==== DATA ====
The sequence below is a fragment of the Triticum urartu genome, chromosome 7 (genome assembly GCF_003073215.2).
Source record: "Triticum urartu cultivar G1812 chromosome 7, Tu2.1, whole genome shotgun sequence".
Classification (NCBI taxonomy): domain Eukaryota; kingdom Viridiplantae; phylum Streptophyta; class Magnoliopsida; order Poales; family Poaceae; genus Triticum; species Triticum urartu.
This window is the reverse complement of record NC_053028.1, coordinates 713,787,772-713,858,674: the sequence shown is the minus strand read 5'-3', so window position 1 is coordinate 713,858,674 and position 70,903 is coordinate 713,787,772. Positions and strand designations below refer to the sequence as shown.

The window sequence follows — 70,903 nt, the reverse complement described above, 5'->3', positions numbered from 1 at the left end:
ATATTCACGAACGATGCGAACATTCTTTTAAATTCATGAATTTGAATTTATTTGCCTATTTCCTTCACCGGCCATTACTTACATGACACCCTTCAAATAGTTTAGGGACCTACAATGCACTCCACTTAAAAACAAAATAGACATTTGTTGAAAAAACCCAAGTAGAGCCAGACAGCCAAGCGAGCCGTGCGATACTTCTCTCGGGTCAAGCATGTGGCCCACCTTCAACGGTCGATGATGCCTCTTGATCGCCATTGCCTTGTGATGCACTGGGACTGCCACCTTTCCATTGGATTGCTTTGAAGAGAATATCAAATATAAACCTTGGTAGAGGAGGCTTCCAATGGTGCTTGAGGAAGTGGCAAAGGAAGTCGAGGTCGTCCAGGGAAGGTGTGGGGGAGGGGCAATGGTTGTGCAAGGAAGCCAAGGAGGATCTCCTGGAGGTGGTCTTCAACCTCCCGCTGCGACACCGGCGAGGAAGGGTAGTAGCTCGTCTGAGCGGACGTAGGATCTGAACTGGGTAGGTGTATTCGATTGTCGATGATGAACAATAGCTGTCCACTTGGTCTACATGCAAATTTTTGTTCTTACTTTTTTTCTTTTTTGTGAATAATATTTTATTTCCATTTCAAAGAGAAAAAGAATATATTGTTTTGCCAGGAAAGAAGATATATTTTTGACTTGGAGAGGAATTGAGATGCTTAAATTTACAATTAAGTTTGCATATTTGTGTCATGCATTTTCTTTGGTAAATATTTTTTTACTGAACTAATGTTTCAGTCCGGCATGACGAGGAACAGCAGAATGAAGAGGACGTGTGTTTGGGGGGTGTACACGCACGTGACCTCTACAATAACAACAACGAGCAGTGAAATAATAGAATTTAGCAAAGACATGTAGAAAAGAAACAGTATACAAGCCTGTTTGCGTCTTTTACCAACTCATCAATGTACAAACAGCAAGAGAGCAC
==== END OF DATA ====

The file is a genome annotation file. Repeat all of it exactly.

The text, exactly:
The sequence below is a fragment of the Triticum urartu genome, chromosome 7 (genome assembly GCF_003073215.2).
Source record: "Triticum urartu cultivar G1812 chromosome 7, Tu2.1, whole genome shotgun sequence".
Classification (NCBI taxonomy): domain Eukaryota; kingdom Viridiplantae; phylum Streptophyta; class Magnoliopsida; order Poales; family Poaceae; genus Triticum; species Triticum urartu.
This window is the reverse complement of record NC_053028.1, coordinates 713,787,772-713,858,674: the sequence shown is the minus strand read 5'-3', so window position 1 is coordinate 713,858,674 and position 70,903 is coordinate 713,787,772. Positions and strand designations below refer to the sequence as shown.

The window sequence follows — 70,903 nt, the reverse complement described above, 5'->3', positions numbered from 1 at the left end:
ATATTCACGAACGATGCGAACATTCTTTTAAATTCATGAATTTGAATTTATTTGCCTATTTCCTTCACCGGCCATTACTTACATGACACCCTTCAAATAGTTTAGGGACCTACAATGCACTCCACTTAAAAACAAAATAGACATTTGTTGAAAAAACCCAAGTAGAGCCAGACAGCCAAGCGAGCCGTGCGATACTTCTCTCGGGTCAAGCATGTGGCCCACCTTCAACGGTCGATGATGCCTCTTGATCGCCATTGCCTTGTGATGCACTGGGACTGCCACCTTTCCATTGGATTGCTTTGAAGAGAATATCAAATATAAACCTTGGTAGAGGAGGCTTCCAATGGTGCTTGAGGAAGTGGCAAAGGAAGTCGAGGTCGTCCAGGGAAGGTGTGGGGGAGGGGCAATGGTTGTGCAAGGAAGCCAAGGAGGATCTCCTGGAGGTGGTCTTCAACCTCCCGCTGCGACACCGGCGAGGAAGGGTAGTAGCTCGTCTGAGCGGACGTAGGATCTGAACTGGGTAGGTGTATTCGATTGTCGATGATGAACAATAGCTGTCCACTTGGTCTACATGCAAATTTTTGTTCTTACTTTTTTTCTTTTTTGTGAATAATATTTTATTTCCATTTCAAAGAGAAAAAGAATATATTGTTTTGCCAGGAAAGAAGATATATTTTTGACTTGGAGAGGAATTGAGATGCTTAAATTTACAATTAAGTTTGCATATTTGTGTCATGCATTTTCTTTGGTAAATATTTTTTTACTGAACTAATGTTTCAGTCCGGCATGACGAGGAACAGCAGAATGAAGAGGACGTGTGTTTGGGGGGTGTACACGCACGTGACCTCTACAATAACAACAACGAGCAGTGAAATAATAGAATTTAGCAAAGACATGTAGAAAAGAAACAGTATACAAGCCTGTTTGCGTCTTTTACCAACTCATCAATGTACAAACAGCAAGAGAGCAC